Using Android studio in Macbook Air M1

2 minute read

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This is the second post that I dedicate to talk about configurations using the new M1 Apple processor. As I said in the previous post, these configurations are workarounds until stable versions are released, however, for me, they have been useful and I guess that someone in the same situation as me can benefit from that.

Using Android studio in the new Macbook Air

When you install Android Studio you will get the following warning:

Unable to install Intel® HAXM

Your CPU does not support VT-x.

Unfortunately, your computer does not support hardware-accelerated virtualization.

Here are some of your options:

1 - Use a physical device for testing

2 - Develop on a Windows/OSX computer with an Intel processor that supports VT-x and NX

3 - Develop on a Linux computer that supports VT-x or SVM

4 - Use an Android Virtual Device based on an ARM system image

(This is 10x slower than hardware-accelerated virtualization)

Creating Android virtual device

Android virtual device Pixel_3a_API_30_x86 was successfully created

And also in the Android virtual device (AVD) screen you will read the following warning:

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If you want to learn more regarding virtualization in processors you can read the following Wikipedia article, the thing is that our M1 processor doesn’t support VT-x, however, we have options to run an Android Virtual Device.

As the previous message was telling us, we have 4 options. The easiest way to proceed is to use a physical device, but what if you haven’t one available at the moment you are developing?

From now on, we will go with the option of using an Android virtual device based on an ARM system image as options 2 and 3 are not possible to execute.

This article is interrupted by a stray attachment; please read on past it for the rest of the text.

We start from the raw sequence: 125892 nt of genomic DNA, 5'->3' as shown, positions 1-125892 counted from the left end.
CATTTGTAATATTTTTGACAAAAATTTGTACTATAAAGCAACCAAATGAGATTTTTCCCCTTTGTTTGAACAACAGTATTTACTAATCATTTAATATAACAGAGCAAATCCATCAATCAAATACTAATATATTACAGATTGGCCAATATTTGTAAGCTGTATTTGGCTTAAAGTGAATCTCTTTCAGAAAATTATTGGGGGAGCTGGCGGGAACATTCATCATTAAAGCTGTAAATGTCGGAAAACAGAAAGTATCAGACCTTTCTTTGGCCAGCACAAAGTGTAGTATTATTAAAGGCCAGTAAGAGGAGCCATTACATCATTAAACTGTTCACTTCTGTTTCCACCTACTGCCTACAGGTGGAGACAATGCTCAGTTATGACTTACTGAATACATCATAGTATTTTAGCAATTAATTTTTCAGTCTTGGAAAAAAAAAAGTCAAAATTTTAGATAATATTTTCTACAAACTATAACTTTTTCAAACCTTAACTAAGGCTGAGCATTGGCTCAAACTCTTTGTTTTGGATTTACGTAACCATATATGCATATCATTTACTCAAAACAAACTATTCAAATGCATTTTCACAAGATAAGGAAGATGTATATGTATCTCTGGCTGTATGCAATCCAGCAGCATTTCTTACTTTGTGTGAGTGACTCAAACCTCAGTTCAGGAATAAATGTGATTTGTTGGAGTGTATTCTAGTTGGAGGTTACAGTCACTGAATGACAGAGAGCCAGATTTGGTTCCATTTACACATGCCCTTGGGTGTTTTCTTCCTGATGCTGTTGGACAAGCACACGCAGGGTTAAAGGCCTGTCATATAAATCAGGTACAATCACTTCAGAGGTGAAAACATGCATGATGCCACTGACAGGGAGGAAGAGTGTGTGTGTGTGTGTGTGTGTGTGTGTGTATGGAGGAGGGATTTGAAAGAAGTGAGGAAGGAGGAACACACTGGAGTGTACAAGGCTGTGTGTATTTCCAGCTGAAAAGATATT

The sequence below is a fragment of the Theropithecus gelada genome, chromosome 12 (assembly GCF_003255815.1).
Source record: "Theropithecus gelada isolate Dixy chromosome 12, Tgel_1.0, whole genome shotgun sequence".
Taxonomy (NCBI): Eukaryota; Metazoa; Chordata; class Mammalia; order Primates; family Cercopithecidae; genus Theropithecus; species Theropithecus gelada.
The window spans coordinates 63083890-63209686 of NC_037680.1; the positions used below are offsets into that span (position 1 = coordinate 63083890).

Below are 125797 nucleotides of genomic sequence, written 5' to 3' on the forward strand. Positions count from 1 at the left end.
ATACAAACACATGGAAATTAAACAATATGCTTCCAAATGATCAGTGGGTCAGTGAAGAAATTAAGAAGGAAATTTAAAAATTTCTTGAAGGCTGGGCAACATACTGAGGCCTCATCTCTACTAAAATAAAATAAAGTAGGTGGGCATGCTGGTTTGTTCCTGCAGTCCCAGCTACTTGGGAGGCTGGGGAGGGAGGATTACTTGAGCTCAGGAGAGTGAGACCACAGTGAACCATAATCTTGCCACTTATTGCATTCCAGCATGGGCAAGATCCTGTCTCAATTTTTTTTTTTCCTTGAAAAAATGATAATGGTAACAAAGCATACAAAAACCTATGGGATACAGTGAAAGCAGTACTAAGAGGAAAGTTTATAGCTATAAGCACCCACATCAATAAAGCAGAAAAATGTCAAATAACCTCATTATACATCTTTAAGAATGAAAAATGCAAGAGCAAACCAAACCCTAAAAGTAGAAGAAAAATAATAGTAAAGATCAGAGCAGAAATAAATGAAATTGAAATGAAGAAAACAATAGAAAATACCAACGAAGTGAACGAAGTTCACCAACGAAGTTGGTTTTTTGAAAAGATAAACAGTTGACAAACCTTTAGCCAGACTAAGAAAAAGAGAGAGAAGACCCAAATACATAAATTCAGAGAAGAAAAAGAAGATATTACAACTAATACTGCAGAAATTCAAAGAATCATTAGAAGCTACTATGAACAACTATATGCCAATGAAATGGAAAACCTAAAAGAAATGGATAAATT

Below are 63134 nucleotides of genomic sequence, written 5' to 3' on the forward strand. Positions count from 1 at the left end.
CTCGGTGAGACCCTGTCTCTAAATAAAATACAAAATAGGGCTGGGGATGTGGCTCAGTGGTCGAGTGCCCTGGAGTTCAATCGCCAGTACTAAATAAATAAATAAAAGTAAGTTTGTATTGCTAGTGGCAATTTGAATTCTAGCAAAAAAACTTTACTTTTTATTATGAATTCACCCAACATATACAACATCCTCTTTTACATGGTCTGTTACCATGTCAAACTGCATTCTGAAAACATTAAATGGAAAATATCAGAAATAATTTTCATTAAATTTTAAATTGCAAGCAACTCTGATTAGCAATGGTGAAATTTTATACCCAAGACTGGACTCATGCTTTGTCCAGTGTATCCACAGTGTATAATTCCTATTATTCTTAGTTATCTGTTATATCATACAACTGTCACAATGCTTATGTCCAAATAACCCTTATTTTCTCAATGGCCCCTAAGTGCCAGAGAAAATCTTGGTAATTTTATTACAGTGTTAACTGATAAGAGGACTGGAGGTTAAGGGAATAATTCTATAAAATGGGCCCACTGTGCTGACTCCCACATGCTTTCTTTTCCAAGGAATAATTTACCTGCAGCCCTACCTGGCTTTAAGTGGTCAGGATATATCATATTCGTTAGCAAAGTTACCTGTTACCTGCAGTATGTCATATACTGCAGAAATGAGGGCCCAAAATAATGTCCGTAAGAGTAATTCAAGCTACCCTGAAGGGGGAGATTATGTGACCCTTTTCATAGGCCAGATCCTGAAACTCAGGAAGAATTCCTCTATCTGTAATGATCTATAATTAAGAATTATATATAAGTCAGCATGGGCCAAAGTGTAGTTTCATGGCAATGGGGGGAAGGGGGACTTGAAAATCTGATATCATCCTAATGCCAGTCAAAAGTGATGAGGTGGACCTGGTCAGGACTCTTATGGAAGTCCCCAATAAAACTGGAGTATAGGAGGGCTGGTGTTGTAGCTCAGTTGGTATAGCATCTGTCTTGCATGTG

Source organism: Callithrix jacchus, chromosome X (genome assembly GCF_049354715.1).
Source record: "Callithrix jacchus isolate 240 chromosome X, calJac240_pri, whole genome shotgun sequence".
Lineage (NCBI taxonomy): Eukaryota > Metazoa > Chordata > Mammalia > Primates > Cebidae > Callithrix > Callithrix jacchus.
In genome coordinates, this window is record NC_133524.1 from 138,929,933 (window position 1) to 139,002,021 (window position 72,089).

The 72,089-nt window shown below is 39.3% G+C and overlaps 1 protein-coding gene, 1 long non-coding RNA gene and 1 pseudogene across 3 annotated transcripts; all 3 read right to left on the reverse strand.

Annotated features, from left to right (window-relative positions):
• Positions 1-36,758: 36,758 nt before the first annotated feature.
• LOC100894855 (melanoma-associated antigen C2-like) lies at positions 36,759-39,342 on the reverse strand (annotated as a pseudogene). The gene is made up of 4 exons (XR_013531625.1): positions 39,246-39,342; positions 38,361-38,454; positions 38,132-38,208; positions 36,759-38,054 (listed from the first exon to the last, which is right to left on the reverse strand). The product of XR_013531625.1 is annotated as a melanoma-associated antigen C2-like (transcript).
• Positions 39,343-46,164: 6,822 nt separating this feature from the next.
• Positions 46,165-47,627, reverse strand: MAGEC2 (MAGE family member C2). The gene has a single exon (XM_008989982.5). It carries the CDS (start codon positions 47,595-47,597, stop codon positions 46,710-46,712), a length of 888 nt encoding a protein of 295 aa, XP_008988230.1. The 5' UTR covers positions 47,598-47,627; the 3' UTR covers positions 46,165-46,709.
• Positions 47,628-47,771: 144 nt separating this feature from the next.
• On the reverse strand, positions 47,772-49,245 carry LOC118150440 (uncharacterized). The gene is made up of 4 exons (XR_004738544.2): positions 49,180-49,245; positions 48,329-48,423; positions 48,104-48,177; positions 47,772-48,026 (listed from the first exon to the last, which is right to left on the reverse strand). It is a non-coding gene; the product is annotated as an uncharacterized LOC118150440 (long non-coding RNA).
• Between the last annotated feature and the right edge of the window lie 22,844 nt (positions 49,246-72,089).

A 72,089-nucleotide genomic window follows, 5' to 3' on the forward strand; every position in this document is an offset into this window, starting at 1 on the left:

Using the virtual emulator

The only thing that you have to do is to download the last available emulator for Apple silicon processors from Github

Once you have downloaded you have to right-click to the .dmg file and click open to skip the developer verification.

After installing the virtual emulator, we have to open it from the Applications menu.

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After opening it you will see Virtual emulator in Android Studio available to deploy your Android application. Make sure to have Project tools available in Android Studio (View -> Tool Windows -> Project)

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After pressing the launch button you will get your Android application running in your ARM virtual emulator :-)

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In this post, we have seen that is possible to install Android Studio in Macbook Air M1 and use a virtual device even that your M1 doesn’t support VT-x. You can learn more about this emulator in the following references:

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Disclaimer: Opinions are my own and not the views of my employer